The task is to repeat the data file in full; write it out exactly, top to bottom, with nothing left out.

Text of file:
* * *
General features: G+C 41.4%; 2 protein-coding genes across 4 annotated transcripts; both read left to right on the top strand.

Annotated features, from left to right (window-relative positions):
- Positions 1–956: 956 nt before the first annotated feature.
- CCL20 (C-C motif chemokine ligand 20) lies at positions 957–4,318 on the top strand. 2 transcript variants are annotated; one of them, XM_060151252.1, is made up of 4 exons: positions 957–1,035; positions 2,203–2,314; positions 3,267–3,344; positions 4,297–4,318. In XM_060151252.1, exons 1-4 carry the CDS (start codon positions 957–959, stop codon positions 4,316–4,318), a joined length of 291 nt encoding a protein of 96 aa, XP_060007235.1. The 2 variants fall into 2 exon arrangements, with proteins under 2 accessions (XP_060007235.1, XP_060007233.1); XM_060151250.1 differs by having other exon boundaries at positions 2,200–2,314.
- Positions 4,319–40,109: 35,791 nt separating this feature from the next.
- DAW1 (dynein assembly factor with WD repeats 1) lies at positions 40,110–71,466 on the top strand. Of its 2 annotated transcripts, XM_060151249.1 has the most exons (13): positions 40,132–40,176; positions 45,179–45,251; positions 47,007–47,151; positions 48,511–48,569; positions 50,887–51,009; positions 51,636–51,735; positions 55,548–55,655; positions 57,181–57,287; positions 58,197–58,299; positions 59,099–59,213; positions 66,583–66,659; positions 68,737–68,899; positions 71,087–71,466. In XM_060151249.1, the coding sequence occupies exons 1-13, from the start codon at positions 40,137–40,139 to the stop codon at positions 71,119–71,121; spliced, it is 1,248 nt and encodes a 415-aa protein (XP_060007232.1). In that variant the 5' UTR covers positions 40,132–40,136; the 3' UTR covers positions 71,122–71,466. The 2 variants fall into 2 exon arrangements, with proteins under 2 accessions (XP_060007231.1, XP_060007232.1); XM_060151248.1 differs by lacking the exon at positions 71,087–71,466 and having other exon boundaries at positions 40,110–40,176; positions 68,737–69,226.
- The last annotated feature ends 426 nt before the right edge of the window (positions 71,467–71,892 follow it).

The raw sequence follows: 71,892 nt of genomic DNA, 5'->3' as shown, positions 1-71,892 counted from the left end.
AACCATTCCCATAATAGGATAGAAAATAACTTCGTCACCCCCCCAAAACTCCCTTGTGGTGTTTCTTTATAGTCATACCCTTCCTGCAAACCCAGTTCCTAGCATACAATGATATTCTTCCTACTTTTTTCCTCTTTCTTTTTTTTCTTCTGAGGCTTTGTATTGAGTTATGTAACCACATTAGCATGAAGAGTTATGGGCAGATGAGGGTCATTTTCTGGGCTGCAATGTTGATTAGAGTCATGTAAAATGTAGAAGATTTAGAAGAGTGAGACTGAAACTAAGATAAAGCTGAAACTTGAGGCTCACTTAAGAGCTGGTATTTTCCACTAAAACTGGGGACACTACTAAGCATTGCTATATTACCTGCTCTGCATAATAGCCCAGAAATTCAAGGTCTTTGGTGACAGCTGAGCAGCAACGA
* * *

General features: G+C 41.4%; 2 protein-coding genes across 4 annotated transcripts; both read left to right on the top strand.

Annotated features, from left to right (window-relative positions):
- Positions 1–956: 956 nt before the first annotated feature.
- CCL20 (C-C motif chemokine ligand 20) lies at positions 957–4,318 on the top strand. 2 transcript variants are annotated; one of them, XM_060151252.1, is made up of 4 exons: positions 957–1,035; positions 2,203–2,314; positions 3,267–3,344; positions 4,297–4,318. In XM_060151252.1, exons 1-4 carry the CDS (start codon positions 957–959, stop codon positions 4,316–4,318), a joined length of 291 nt encoding a protein of 96 aa, XP_060007235.1. The 2 variants fall into 2 exon arrangements, with proteins under 2 accessions (XP_060007235.1, XP_060007233.1); XM_060151250.1 differs by having other exon boundaries at positions 2,200–2,314.
- Positions 4,319–40,109: 35,791 nt separating this feature from the next.
- DAW1 (dynein assembly factor with WD repeats 1) lies at positions 40,110–71,466 on the top strand. Of its 2 annotated transcripts, XM_060151249.1 has the most exons (13): positions 40,132–40,176; positions 45,179–45,251; positions 47,007–47,151; positions 48,511–48,569; positions 50,887–51,009; positions 51,636–51,735; positions 55,548–55,655; positions 57,181–57,287; positions 58,197–58,299; positions 59,099–59,213; positions 66,583–66,659; positions 68,737–68,899; positions 71,087–71,466. In XM_060151249.1, the coding sequence occupies exons 1-13, from the start codon at positions 40,137–40,139 to the stop codon at positions 71,119–71,121; spliced, it is 1,248 nt and encodes a 415-aa protein (XP_060007232.1). In that variant the 5' UTR covers positions 40,132–40,136; the 3' UTR covers positions 71,122–71,466. The 2 variants fall into 2 exon arrangements, with proteins under 2 accessions (XP_060007231.1, XP_060007232.1); XM_060151248.1 differs by lacking the exon at positions 71,087–71,466 and having other exon boundaries at positions 40,110–40,176; positions 68,737–69,226.
- The last annotated feature ends 426 nt before the right edge of the window (positions 71,467–71,892 follow it).

The raw sequence follows: 71,892 nt of genomic DNA, 5'->3' as shown, positions 1-71,892 counted from the left end.
AACCATTCCCATAATAGGATAGAAAATAACTTCGTCACCCCCCCAAAACTCCCTTGTGGTGTTTCTTTATAGTCATACCCTTCCTGCAAACCCAGTTCCTAGCATACAATGATATTCTTCCTACTTTTTTCCTCTTTCTTTTTTTTCTTCTGAGGCTTTGTATTGAGTTATGTAACCACATTAGCATGAAGAGTTATGGGCAGATGAGGGTCATTTTCTGGGCTGCAATGTTGATTAGAGTCATGTAAAATGTAGAAGATTTAGAAGAGTGAGACTGAAACTAAGATAAAGCTGAAACTTGAGGCTCACTTAAGAGCTGGTATTTTCCACTAAAACTGGGGACACTACTAAGCATTGCTATATTACCTGCTCTGCATAATAGCCCAGAAATTCAAGGTCTTTGGTGACAGCTGAGCAGCAACGA